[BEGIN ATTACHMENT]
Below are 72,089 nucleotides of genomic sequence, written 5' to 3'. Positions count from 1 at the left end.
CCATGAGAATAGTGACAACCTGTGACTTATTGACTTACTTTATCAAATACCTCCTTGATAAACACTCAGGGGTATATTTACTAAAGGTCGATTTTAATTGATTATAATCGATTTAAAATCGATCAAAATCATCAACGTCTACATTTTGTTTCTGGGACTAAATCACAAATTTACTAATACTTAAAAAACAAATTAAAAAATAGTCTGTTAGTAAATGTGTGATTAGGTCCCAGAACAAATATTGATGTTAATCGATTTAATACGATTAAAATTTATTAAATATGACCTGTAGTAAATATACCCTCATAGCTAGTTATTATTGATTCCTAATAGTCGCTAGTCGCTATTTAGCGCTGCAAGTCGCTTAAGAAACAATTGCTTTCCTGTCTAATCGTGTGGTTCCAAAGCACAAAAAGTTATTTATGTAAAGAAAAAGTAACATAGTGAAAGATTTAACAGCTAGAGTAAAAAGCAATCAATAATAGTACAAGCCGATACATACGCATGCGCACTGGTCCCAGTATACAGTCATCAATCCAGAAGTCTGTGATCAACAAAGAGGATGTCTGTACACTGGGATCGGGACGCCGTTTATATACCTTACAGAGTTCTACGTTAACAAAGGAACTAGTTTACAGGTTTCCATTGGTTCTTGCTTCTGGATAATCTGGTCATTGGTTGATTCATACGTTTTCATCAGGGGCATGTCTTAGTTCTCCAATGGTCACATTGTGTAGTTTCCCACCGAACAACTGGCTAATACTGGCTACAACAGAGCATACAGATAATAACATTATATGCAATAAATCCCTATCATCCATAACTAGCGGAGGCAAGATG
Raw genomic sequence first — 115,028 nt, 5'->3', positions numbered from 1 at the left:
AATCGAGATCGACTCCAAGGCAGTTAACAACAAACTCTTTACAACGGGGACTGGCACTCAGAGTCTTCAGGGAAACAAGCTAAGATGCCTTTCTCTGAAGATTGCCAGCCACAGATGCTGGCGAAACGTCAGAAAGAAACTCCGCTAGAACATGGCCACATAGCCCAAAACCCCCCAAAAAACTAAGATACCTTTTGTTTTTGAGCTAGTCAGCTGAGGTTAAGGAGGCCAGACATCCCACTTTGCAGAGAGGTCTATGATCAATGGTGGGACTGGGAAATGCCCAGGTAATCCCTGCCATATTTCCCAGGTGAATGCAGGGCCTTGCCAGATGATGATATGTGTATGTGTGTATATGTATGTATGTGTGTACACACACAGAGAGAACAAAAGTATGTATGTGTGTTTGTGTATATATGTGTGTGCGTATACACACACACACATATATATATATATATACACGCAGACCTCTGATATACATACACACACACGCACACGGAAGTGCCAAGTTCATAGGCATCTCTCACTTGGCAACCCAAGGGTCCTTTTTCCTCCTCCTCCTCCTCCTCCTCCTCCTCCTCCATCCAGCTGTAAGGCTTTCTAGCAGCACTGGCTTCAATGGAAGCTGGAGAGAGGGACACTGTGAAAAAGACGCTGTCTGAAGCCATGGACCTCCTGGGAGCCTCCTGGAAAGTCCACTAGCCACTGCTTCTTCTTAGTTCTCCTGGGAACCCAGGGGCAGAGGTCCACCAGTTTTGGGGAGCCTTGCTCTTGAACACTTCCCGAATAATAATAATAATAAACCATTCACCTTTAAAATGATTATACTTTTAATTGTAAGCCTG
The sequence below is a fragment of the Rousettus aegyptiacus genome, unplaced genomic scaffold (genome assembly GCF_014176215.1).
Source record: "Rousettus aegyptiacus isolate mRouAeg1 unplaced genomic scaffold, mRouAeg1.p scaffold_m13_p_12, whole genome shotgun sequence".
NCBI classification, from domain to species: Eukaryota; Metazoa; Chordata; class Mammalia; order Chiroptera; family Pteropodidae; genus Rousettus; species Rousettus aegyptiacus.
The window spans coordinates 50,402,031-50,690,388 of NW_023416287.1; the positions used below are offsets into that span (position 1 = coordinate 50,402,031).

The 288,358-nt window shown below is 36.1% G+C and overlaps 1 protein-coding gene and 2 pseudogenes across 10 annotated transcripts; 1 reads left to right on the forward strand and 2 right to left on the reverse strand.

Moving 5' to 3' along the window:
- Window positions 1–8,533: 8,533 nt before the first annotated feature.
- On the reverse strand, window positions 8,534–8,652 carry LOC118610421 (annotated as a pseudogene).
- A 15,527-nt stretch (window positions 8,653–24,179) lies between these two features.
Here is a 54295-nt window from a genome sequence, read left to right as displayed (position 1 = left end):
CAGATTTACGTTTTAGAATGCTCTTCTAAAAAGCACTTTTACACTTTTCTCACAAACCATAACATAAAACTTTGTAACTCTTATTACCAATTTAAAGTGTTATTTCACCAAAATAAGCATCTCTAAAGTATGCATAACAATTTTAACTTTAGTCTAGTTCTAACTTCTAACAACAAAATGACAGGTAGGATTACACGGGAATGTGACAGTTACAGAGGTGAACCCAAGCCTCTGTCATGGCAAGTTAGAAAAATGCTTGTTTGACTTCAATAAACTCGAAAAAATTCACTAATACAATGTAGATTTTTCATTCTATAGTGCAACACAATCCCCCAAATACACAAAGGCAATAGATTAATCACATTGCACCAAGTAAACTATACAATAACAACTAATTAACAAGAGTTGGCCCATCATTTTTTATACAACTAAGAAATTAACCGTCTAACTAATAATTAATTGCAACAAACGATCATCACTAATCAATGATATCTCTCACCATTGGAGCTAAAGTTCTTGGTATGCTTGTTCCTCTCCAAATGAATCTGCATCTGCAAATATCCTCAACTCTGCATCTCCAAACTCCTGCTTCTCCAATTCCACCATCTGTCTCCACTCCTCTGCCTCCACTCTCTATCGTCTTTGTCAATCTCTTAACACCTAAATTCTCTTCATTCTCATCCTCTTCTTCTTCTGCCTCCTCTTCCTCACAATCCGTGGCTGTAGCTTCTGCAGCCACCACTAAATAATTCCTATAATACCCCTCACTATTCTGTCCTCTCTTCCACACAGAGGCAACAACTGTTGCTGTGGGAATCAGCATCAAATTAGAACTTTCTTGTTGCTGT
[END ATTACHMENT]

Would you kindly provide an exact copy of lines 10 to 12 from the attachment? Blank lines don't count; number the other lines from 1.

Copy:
Moving 5' to 3' along the window:
- Window positions 1–8,533: 8,533 nt before the first annotated feature.
- On the reverse strand, window positions 8,534–8,652 carry LOC118610421 (annotated as a pseudogene).